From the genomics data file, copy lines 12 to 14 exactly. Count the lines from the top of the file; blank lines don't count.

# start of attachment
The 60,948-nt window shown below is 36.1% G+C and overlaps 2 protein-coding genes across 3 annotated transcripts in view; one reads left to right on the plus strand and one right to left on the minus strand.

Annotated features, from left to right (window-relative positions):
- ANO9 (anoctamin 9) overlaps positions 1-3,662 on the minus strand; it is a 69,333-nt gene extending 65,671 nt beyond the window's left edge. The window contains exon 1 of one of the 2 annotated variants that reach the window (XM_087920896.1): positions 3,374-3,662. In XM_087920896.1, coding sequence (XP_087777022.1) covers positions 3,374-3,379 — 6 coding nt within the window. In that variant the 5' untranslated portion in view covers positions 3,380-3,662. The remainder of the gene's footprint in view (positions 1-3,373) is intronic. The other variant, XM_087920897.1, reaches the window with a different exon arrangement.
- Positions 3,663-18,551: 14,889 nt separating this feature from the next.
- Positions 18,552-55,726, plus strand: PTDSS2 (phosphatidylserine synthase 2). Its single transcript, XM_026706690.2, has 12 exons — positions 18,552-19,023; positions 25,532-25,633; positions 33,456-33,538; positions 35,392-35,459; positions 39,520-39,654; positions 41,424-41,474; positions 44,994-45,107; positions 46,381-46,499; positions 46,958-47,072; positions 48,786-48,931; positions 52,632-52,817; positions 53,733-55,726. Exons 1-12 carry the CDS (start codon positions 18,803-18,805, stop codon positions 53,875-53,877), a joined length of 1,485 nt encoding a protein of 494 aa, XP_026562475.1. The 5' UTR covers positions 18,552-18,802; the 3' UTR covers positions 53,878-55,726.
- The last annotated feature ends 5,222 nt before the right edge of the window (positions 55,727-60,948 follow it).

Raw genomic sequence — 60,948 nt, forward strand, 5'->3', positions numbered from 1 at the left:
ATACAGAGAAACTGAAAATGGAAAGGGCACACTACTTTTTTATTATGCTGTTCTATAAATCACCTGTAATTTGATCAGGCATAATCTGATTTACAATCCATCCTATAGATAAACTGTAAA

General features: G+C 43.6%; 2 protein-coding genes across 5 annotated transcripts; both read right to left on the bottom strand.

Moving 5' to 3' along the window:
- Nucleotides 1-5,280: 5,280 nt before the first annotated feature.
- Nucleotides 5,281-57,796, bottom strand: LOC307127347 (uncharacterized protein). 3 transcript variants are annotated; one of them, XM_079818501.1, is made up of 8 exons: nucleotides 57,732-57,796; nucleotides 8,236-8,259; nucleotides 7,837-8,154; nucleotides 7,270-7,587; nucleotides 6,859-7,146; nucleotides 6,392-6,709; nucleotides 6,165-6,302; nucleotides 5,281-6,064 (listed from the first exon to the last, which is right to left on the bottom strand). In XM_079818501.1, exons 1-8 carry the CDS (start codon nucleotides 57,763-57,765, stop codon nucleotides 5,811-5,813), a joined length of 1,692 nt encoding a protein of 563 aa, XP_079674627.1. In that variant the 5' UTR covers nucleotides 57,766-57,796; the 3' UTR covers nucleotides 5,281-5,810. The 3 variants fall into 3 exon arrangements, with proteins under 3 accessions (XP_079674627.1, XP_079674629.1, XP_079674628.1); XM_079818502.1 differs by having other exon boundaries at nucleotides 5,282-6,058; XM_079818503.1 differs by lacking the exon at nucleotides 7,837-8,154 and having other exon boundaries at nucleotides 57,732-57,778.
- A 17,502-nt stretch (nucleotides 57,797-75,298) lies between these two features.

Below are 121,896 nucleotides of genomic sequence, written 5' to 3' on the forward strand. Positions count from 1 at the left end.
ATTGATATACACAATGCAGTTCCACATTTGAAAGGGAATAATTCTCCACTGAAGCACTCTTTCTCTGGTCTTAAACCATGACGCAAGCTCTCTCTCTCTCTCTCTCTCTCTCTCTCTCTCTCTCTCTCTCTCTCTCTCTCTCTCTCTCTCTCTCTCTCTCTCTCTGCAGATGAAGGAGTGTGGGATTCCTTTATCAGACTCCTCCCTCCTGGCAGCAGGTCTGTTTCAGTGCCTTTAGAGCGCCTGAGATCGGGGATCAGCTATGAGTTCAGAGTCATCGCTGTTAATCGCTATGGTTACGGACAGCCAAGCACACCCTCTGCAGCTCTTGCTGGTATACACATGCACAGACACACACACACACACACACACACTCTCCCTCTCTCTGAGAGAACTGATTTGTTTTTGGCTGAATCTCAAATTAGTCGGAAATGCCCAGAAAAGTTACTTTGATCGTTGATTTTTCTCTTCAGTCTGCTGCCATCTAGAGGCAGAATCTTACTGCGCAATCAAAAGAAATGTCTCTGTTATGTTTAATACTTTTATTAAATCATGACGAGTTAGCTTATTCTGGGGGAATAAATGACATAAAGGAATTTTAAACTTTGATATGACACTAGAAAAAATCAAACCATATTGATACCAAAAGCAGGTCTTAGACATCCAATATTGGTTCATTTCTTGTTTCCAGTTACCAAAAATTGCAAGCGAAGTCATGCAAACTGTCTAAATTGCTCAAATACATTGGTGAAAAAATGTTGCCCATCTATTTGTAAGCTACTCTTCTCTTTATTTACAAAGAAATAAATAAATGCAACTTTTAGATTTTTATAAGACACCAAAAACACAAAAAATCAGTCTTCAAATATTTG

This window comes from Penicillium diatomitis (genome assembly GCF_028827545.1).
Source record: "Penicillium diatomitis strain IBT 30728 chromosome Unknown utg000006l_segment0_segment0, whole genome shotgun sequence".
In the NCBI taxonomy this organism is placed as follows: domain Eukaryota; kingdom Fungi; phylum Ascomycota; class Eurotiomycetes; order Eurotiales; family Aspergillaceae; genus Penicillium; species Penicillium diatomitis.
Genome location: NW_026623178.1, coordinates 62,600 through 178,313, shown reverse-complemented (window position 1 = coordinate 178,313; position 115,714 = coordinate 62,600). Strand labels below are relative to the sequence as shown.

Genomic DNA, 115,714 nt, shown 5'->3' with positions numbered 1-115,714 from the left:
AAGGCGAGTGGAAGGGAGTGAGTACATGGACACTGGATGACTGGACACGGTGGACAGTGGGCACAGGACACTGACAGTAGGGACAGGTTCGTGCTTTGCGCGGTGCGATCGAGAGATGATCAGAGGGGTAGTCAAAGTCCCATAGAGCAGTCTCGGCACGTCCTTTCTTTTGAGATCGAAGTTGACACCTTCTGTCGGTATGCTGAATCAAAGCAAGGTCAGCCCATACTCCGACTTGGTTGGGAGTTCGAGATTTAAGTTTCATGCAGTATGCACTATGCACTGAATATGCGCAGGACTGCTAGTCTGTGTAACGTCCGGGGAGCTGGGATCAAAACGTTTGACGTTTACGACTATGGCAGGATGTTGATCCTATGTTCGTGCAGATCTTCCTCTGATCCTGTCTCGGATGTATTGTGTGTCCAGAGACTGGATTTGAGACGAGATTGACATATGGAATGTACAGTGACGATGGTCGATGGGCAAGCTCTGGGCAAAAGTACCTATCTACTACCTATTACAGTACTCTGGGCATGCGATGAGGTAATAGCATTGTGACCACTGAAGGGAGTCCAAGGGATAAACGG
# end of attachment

- Nucleotides 5,281-57,796, bottom strand: LOC307127347 (uncharacterized protein). 3 transcript variants are annotated; one of them, XM_079818501.1, is made up of 8 exons: nucleotides 57,732-57,796; nucleotides 8,236-8,259; nucleotides 7,837-8,154; nucleotides 7,270-7,587; nucleotides 6,859-7,146; nucleotides 6,392-6,709; nucleotides 6,165-6,302; nucleotides 5,281-6,064 (listed from the first exon to the last, which is right to left on the bottom strand). In XM_079818501.1, exons 1-8 carry the CDS (start codon nucleotides 57,763-57,765, stop codon nucleotides 5,811-5,813), a joined length of 1,692 nt encoding a protein of 563 aa, XP_079674627.1. In that variant the 5' UTR covers nucleotides 57,766-57,796; the 3' UTR covers nucleotides 5,281-5,810. The 3 variants fall into 3 exon arrangements, with proteins under 3 accessions (XP_079674627.1, XP_079674629.1, XP_079674628.1); XM_079818502.1 differs by having other exon boundaries at nucleotides 5,282-6,058; XM_079818503.1 differs by lacking the exon at nucleotides 7,837-8,154 and having other exon boundaries at nucleotides 57,732-57,778.
- A 17,502-nt stretch (nucleotides 57,797-75,298) lies between these two features.

Below are 121,896 nucleotides of genomic sequence, written 5' to 3' on the forward strand. Positions count from 1 at the left end.